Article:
Read the piece in its entirety here.

 

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About Jake Frankel
Jake Frankel is an award-winning writer and reporter who enjoys covering a wide range of topics, from politics and government to business, education and entertainment.

13 thoughts on “Asheville makes Huffington Post list of ‘Terribly Overrated Destinations’

  1. Tom

    Well at least they said our good was fine? One persons opinion does not a town make

  2. Ketty

    I respectfully disagree with the author’s take on our great city. Asheville is a Mecca for those who want to “live and let live.” It has a thriving and rich arts community, the desire to live greener and more sustainable lives is ever present here in the people. The food is local, fresh, tasty, and affordable. Families find that they have an array of outdoor and indoor activities for themselves and their children to choose from. No beaches here that’s granted but Lake Lure and Chimney rock are nearby as well as other rivers, lakes, parks and nature trails. I’m proud to be raising my daughter here after living in Nashville, then Knoxville for years. The traffic is the same as any other place of beauty which serves only as a teastament to its appeal. The city enchanted me with its charm and I feel that this article has misrepresented the true spirit of Asheville.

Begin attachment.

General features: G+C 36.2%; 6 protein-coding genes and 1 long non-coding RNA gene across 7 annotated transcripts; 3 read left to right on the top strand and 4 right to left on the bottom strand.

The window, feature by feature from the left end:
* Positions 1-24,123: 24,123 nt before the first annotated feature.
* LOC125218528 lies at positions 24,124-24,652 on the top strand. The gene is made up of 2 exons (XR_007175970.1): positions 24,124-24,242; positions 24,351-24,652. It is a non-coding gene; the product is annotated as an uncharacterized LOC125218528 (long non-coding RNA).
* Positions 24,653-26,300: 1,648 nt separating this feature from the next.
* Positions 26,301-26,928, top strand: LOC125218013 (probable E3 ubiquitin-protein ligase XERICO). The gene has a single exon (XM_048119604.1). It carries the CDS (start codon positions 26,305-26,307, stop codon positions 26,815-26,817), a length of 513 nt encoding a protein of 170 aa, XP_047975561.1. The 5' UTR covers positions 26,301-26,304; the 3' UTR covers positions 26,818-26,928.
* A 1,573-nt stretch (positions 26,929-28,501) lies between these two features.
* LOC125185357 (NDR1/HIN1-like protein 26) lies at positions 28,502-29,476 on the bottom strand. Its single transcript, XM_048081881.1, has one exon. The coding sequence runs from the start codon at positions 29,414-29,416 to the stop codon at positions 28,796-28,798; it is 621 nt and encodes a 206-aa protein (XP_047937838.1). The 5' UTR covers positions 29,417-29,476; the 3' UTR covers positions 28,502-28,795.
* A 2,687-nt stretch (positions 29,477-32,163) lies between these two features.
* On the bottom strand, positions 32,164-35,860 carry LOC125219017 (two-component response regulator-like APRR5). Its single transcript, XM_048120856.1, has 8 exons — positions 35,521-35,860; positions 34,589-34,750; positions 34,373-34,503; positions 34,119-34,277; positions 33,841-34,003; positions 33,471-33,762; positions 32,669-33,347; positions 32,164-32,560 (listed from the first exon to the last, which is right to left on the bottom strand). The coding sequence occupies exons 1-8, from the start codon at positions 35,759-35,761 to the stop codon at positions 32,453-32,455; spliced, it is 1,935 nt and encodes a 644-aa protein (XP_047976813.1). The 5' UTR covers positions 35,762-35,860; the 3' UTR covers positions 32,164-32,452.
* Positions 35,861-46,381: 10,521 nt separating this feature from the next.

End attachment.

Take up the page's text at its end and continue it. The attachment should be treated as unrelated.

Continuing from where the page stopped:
3. Laura

    I would have to agree in someway with this blog. My job moved me here in AVL and I love the city itself, but the cost of living REALLY sucks. We ended up buying a house in Mars Hill b/c of our budget and quality of the home. I wish I could be one of those job-less people sitting at the bar right now on this beautiful sunny day.